Digital fine art printing on aluminum is really a two stage process. At least the way they do it.
I have heard of people trying to run a piece of aluminum through an ink jet printer at home. We actually had an
here that discussed that experimental do-it-yourself approach previously.
But high quality commercial digital fine art printing on aluminum is really a two stage process.
Involving first printing a reversed image print onto a sublimation dye transfer sheet.
And then using a heat and pressure transfer process to transfer the inverted printed image from the printed sublimation dye transfer sheet onto the actual piece of aluminum.
Where the reversed transfer sheet print image then becomes the original orientation final artwork dye based print image on the aluminum backing surface of that completed metal print.
We have also discussed
some of the mechanics of image transfer printing here in the past. That article focused on how to do it at home, and also how you could manually interact with the transfer process to create various artistic effects. But that article focused on small prints made using low cost home printers, as opposed to the mechanics of how high quality large format commercial fine art prints are made.
Because we are talking about a facility located in Hawaii, Ian has paid special attention to how his print shop was constructed. It contains a separate enclosed tightly climate controlled room for the actual printers and print supplies. Air conditioned set to optimal temperatures, and humidity controlled as well for optimal health and longevity of both the physical printing equipment as well as the storage of the various printing supplies.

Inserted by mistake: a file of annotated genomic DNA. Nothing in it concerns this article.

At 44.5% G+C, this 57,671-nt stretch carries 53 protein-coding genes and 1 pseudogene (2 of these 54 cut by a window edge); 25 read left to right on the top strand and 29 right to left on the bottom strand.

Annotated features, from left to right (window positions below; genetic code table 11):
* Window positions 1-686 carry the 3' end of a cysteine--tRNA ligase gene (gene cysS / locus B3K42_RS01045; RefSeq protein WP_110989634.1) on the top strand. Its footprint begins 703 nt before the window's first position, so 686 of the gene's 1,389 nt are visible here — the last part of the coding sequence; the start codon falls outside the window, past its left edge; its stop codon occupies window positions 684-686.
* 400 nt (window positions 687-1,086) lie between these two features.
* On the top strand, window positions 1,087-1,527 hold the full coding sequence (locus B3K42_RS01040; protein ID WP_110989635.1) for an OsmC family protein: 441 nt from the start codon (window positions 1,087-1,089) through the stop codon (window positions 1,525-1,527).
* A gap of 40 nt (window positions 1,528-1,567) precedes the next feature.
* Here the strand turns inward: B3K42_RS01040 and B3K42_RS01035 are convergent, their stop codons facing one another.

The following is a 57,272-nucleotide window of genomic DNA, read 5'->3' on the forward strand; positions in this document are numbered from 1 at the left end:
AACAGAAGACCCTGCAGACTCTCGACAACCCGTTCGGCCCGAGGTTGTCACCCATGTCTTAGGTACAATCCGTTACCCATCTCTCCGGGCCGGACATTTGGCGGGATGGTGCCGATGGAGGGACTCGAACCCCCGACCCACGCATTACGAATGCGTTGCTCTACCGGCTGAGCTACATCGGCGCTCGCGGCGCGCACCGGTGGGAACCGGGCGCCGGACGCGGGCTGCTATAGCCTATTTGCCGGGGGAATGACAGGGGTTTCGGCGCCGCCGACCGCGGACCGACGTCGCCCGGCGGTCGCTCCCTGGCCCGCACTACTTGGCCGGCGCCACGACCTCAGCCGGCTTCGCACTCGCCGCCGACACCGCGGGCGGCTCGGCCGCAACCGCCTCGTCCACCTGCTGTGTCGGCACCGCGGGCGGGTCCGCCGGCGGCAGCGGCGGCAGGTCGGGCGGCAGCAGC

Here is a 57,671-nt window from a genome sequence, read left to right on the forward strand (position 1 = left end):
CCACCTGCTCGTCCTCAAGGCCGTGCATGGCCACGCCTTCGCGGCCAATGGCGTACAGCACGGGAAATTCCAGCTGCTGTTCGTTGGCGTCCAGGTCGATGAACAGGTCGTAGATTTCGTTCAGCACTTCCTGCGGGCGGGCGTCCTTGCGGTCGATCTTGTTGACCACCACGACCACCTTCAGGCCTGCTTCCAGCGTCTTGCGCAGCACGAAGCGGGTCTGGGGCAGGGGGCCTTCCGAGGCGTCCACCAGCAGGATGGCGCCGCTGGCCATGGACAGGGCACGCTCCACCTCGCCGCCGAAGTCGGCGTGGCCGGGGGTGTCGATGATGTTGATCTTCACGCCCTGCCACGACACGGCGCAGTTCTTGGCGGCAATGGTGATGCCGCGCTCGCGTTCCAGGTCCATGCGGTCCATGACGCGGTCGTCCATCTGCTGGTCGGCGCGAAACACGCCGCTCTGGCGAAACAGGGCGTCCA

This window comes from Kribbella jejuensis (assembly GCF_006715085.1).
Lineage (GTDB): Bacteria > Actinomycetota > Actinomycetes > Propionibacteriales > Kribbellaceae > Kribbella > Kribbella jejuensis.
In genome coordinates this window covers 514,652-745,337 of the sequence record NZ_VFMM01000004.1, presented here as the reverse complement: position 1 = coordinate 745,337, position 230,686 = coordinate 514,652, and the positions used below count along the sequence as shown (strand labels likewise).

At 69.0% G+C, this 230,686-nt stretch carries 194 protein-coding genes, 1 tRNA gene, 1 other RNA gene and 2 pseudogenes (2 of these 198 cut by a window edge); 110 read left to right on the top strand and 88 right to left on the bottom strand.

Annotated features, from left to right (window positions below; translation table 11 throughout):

While taking full advantage of the mild natural climate for the rest of the art gallery and for the equipment used for the heat transfer part of the process. With special ventilation systems located next to the heat transfer equipment to be used when it's in operation.
Ian uses Adobe Lightroom running on a calibrated monitor as the main control software for setting up and performing the overall printing process.
Q and A
1: So why 2 printers? Why not just use one. I've heard of people doing that.
Yes, in theory you could use one ink jet printer to do this. But the kinds of inks you need to use for normal printing on paper or canvas are very different than the sublimation dye inks used for printing on aluminum.
So if you wanted to use a single ink jet printer to do both, you'd have to totally purge the complete ink system from the printer when switching from one kind of printing (paper/canvas) to another kind of printing (printing sublimation dyes onto a transfer sheet). Now that purge and refill operation is kind of tricky to put it mildly, and might lead to contamination, and would take a lot of time, and be very ink inefficient as well